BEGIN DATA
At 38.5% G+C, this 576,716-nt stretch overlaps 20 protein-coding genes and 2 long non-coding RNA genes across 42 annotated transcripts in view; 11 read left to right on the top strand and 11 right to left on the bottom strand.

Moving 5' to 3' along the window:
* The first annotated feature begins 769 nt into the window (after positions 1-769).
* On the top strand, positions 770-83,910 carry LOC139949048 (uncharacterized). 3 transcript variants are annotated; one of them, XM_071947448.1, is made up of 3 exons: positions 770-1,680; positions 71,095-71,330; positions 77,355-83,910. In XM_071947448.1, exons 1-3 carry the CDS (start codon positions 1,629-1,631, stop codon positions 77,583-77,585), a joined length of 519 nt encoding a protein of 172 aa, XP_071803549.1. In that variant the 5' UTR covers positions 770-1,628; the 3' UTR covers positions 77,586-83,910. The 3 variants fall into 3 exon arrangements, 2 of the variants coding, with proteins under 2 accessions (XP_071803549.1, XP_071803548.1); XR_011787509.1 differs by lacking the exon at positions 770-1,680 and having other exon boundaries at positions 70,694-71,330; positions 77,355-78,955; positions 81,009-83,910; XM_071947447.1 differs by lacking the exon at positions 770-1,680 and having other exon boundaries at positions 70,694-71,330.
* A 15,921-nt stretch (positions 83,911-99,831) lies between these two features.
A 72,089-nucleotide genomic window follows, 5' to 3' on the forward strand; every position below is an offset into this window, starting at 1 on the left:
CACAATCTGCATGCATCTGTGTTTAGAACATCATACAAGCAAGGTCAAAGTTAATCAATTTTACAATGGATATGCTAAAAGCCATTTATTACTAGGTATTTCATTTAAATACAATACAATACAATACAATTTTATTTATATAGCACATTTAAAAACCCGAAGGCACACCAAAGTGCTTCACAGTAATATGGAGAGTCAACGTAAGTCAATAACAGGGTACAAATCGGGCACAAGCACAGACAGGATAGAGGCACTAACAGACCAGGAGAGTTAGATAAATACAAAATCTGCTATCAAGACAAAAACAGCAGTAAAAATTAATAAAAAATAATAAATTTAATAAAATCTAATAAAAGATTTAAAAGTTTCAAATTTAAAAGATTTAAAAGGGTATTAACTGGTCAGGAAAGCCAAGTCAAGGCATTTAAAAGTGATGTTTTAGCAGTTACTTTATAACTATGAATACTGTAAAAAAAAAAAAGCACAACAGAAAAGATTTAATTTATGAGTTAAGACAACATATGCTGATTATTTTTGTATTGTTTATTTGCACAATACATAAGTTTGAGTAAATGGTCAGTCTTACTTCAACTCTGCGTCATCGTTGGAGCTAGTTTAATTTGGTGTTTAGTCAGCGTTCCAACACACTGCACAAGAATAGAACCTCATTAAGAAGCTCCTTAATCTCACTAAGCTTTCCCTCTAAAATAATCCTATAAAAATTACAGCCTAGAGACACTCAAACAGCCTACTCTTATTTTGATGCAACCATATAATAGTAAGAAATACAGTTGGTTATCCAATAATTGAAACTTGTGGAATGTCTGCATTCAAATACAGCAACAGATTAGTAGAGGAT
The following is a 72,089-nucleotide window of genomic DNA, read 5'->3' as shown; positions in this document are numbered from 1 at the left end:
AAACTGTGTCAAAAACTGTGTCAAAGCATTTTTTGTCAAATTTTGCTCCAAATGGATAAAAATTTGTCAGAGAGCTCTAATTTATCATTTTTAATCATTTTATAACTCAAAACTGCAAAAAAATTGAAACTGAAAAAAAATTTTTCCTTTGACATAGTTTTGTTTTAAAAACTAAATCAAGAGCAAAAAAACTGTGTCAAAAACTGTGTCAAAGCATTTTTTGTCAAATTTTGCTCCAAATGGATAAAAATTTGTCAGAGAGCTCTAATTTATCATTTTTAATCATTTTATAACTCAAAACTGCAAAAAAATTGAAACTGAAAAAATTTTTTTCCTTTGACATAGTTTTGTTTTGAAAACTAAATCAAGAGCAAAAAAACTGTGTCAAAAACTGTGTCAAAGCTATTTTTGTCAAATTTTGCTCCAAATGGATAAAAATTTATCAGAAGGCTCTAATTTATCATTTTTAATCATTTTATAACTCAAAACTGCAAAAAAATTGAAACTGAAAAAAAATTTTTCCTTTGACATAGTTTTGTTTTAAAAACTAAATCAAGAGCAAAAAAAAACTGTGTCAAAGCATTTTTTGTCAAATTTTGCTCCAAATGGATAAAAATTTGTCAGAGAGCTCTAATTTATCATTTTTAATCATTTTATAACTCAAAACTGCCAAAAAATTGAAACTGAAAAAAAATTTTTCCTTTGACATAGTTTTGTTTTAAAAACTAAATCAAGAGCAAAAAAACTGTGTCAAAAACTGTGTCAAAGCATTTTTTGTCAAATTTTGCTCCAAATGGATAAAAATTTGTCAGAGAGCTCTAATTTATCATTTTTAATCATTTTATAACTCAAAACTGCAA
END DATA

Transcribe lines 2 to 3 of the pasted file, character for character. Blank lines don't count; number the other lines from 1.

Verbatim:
Moving 5' to 3' along the window:
* The first annotated feature begins 769 nt into the window (after positions 1-769).